Be they gas power stations or an offshore wind farm, the generator is where electricity is produced and are often owned by a supplier.
Suppliers can buy electricity from their own generators, often months or years ahead of delivery. But if there is a shortfall, the supplier can also buy electricity on the wholesale market, where other generators can sell their electricity.
Because suppliers are on a competitive market, their aim is to buy the electricity for the lowest possible price and sell it for more – but at a better rate than rivals. Measures like carbon prices or green incentives help lower the cost of renewable and low-carbon generation, and position it as a more economically viable purchase than more expensive fossil fuels like coal.
Renewable-only suppliers also want to buy electricity as cheap as possible and sell it as affordably as possible. But unlike standard suppliers they only buy electricity from renewable sources.
This can be done by purchasing electricity from independent renewable generators on the wholesale market, or arranged through what are known as Power Purchase Agreements (PPAs) – longer-term contracts between generators and suppliers agreeing on a specific amount of power.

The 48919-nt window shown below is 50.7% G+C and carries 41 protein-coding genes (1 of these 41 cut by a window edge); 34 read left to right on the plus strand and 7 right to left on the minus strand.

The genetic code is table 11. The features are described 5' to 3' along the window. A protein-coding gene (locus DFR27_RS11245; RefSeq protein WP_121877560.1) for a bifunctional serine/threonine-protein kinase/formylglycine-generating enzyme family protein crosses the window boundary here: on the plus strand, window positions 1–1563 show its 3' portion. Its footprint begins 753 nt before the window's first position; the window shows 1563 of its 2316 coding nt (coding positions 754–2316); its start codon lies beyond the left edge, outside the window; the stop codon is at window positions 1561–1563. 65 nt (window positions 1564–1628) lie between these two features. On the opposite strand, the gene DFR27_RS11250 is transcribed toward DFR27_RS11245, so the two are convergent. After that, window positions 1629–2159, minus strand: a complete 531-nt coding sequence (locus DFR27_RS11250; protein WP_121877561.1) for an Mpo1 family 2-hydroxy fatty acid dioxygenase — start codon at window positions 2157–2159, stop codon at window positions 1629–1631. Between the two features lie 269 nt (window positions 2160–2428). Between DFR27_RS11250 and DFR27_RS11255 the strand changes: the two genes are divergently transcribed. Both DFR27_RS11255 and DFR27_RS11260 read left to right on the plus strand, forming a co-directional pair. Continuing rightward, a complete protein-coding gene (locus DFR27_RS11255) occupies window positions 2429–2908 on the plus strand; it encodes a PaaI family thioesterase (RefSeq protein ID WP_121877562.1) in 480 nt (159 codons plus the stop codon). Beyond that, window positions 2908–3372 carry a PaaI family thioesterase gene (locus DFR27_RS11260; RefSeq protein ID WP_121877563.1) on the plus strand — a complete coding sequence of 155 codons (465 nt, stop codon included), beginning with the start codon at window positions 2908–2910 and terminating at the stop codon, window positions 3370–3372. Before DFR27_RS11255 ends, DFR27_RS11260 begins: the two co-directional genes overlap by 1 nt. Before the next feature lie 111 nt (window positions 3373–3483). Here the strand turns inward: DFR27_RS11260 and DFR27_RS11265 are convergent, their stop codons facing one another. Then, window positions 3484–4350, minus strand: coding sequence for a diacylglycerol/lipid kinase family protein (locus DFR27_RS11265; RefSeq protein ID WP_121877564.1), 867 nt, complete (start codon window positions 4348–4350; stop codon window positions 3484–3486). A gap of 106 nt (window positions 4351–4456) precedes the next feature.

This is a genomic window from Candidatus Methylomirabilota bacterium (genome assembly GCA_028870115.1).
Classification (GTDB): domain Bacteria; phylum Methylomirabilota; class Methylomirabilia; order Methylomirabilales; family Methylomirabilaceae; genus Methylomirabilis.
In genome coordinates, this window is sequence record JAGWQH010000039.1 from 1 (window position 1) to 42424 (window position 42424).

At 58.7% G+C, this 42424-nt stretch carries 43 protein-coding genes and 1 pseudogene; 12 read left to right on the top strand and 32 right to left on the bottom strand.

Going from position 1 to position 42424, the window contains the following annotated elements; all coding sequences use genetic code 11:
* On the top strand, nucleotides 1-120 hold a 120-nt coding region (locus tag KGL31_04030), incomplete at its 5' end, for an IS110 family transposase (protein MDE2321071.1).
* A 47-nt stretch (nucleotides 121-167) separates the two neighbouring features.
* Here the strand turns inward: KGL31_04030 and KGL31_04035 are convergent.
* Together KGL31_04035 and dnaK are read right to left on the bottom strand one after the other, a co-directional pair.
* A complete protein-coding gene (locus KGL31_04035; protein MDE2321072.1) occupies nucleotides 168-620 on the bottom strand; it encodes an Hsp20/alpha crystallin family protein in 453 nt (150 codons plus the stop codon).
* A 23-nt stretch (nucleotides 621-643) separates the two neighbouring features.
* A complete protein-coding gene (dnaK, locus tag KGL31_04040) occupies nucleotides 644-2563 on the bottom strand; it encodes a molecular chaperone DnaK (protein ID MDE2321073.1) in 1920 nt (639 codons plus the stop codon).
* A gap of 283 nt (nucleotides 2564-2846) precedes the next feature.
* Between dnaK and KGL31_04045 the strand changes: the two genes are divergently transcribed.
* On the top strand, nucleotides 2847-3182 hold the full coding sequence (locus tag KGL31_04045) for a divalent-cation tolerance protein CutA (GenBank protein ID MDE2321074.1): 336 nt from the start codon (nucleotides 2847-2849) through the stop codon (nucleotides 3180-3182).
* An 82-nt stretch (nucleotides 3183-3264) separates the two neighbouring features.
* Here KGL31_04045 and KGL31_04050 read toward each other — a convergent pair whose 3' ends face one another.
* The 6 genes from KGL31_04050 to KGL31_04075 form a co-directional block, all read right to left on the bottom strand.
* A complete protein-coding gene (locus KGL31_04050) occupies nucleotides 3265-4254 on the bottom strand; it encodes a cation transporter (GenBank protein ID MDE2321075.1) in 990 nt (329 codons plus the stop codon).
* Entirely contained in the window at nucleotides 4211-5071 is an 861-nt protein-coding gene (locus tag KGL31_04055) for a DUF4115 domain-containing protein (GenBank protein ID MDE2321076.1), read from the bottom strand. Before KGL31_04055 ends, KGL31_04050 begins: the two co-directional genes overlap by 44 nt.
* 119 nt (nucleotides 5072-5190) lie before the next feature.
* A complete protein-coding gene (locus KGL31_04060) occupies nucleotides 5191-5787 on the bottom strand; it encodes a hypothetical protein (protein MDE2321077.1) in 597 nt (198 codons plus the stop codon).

The advantage of these for the renewable generator is it secures revenue for the future, while for the supplier it means a dependable source of electricity. For large installations, these deals are often signed before construction even begins to ensure investors there will be a return.
Transitioning to a low-carbon electricity system, however, is not just about suppliers buying more electricity from renewable sources.
The future of electricity suppliers